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Wage Growth May Signal Inflation Ahead—and Fed Action

Wage Growth May Signal Inflation Ahead—and Fed Action

Photograph by Nick Daly/Getty Images

(An earlier version of this story ran online.)

Barely visible in December’s middling jobs report was a tiny ray of light: Hourly wage increases for a majority of U.S. workers are starting to accelerate after four years of steady decline. In December 2008, hourly earnings for production and nonsupervisory workers were growing at 4 percent a year. Wage growth slid to 1.3 percent by July 2012 and flat-lined for most of the fall. In December it jumped 1.7 percent. That might not sound like much, but it’s the biggest monthly gain since the recovery began.

While workers will benefit from higher wages, the jump in wage growth could spell trouble for the Federal Reserve’s loose monetary policy. Declining wage growth has been the “Fed’s best friend” in its continued argument that it can keep interest rates near zero without triggering inflation, says James Paulsen, chief investment strategist at Wells Capital Management. Wages typically begin to accelerate three to four years into an economic recovery, eventually sparking broader inflation. “If the last 30 years is any guide, this carefree monetary window may be closing much sooner than widely anticipated,” Paulsen wrote to clients in a Jan. 4 note.

The idea of pulling back from loose monetary policy sooner rather than later is gaining adherents among Fed officials. According to minutes of its Dec. 11-12 meeting, “several members” of the Federal Open Market Committee want to slow or stop the central bank’s bond-buying program (known as quantitative easing) before the end of 2013. The bond buying injects cash into commercial banks who can then lend it out.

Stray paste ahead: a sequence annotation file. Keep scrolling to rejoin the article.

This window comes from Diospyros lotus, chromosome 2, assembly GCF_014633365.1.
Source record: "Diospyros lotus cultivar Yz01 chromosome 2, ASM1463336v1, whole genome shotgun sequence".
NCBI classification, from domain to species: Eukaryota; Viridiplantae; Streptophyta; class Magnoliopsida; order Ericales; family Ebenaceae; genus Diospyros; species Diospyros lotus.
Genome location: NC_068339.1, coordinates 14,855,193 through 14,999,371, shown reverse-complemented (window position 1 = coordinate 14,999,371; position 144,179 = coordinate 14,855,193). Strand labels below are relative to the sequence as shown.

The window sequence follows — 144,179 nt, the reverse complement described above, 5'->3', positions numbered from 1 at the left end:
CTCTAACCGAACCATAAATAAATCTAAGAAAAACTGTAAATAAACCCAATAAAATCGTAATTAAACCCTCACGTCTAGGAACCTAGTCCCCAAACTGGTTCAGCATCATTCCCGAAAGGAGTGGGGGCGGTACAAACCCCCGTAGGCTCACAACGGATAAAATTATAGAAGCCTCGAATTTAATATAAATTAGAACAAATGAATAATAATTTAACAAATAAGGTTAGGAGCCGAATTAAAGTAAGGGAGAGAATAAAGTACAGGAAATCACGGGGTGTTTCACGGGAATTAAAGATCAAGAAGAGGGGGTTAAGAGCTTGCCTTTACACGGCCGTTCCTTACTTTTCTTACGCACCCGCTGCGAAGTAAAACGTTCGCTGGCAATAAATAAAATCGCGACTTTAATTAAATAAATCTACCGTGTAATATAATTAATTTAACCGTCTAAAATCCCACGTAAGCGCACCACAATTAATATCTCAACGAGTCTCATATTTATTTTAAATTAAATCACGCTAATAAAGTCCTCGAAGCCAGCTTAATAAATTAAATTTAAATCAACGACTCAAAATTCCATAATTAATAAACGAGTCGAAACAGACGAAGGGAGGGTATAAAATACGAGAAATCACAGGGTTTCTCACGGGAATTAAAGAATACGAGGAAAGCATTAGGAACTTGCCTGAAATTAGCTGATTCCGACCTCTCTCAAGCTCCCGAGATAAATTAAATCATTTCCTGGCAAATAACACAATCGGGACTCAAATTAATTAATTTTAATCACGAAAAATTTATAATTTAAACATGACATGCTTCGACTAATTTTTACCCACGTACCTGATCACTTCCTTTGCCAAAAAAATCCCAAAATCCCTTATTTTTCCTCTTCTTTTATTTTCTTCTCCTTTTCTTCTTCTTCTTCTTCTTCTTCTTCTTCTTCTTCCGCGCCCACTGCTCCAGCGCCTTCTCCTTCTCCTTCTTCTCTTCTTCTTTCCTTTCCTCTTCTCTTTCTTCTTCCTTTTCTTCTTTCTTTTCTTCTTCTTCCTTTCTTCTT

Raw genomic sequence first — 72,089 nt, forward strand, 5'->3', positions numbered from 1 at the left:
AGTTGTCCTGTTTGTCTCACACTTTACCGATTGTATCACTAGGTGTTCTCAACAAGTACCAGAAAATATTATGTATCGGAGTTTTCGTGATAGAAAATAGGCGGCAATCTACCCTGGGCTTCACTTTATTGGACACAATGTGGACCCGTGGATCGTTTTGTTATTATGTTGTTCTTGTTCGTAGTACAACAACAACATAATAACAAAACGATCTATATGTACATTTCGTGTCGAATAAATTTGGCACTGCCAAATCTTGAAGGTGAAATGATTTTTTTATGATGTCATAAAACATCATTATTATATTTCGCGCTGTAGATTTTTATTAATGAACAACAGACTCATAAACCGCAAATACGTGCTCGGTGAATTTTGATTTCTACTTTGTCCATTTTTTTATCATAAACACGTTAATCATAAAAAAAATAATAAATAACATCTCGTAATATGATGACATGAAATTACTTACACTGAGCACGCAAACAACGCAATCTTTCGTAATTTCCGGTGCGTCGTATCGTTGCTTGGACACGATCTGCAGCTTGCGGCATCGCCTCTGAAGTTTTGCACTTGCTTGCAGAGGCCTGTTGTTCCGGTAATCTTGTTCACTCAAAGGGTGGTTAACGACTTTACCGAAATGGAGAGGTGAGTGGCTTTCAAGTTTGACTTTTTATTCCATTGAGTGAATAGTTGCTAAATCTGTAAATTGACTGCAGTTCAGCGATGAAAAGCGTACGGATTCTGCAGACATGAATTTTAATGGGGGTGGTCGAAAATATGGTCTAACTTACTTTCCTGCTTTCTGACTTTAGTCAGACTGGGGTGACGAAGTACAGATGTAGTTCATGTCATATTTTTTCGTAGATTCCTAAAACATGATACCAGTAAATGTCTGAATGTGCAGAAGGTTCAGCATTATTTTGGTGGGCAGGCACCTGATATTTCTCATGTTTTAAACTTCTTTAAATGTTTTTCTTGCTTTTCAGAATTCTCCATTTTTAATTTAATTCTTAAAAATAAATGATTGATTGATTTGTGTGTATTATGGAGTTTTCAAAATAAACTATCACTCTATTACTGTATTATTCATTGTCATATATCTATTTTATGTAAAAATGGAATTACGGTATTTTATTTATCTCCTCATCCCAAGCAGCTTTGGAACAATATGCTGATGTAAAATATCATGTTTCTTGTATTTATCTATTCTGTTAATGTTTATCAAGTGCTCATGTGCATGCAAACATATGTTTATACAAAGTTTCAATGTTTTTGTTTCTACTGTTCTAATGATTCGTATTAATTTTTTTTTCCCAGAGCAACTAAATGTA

The call to pull back on quantitative easing comes as a surprise: At the same meeting, Chairman Ben Bernanke won almost unanimous support for a plan to escalate the central bank’s stimulus efforts by purchasing $45 billion a month of Treasuries on top of the $40 billion in mortgage bonds it buys every month. In addition, the Fed pledged to keep interest rates near zero as long as the unemployment rate stays above 6.5 percent and inflation remains in check.

As of December, inflation hadn’t budged. But if wages continue growing and push prices higher while unemployment remains above 6.5 percent, the Fed could find itself torn between its vow to reduce joblessness and its promise to keep inflation low. “We’re really at a crossroads in Fed policy,” says Julia Coronado, chief economist at BNP Paribas (BNP:FP).

The best hope for the Fed is that the economy picks up speed and pulls people back into the workforce. A flood of new job seekers would tamp down wage growth and keep inflation under control. But the recent decline in the unemployment rate owes as much to people dropping out of the labor force as it does to growth and hiring. The smaller the workforce, the fewer jobs needed to reduce unemployment. “That’s not the way they want to get there,” says Coronado. If wages pick up and begin driving inflation higher, yet growth remains tepid, “you might have to concede the economy’s growth potential is permanently lower,” she says. Not exactly what Bernanke wants to hear.

The bottom line: With wage growth starting to accelerate, the Fed may have to raise interest rates more quickly than planned to avoid stoking inflation.

Philips is an associate editor for Bloomberg Businessweek in Washington. Follow him on Twitter @matthewaphilips.

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